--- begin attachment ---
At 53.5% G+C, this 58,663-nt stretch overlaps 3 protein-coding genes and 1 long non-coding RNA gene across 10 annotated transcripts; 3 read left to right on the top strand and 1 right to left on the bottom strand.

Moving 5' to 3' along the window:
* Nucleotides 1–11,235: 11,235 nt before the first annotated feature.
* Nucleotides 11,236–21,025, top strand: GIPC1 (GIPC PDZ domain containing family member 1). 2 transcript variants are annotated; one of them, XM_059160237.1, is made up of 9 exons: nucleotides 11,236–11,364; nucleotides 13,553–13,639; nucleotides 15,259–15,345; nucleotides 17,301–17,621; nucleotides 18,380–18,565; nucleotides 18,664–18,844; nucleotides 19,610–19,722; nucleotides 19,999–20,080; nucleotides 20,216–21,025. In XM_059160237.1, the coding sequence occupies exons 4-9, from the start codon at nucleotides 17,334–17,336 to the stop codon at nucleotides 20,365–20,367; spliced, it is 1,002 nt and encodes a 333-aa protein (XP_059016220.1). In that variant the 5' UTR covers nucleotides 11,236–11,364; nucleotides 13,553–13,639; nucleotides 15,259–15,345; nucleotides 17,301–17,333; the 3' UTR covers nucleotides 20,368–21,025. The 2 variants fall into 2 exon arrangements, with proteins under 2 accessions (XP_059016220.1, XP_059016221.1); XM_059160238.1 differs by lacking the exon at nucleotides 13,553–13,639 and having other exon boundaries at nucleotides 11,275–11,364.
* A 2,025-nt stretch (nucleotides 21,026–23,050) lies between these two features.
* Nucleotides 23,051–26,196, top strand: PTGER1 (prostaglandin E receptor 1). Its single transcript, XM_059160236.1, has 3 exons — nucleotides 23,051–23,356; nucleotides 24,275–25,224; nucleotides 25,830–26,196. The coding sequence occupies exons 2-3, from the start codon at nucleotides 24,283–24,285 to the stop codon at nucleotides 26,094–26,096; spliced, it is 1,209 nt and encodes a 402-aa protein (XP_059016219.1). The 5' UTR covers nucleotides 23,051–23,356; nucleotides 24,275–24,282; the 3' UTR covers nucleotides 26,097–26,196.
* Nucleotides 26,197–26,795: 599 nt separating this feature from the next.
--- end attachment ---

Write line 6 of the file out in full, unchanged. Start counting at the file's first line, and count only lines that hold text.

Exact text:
* Nucleotides 23,051–26,196, top strand: PTGER1 (prostaglandin E receptor 1). Its single transcript, XM_059160236.1, has 3 exons — nucleotides 23,051–23,356; nucleotides 24,275–25,224; nucleotides 25,830–26,196. The coding sequence occupies exons 2-3, from the start codon at nucleotides 24,283–24,285 to the stop codon at nucleotides 26,094–26,096; spliced, it is 1,209 nt and encodes a 402-aa protein (XP_059016219.1). The 5' UTR covers nucleotides 23,051–23,356; nucleotides 24,275–24,282; the 3' UTR covers nucleotides 26,097–26,196.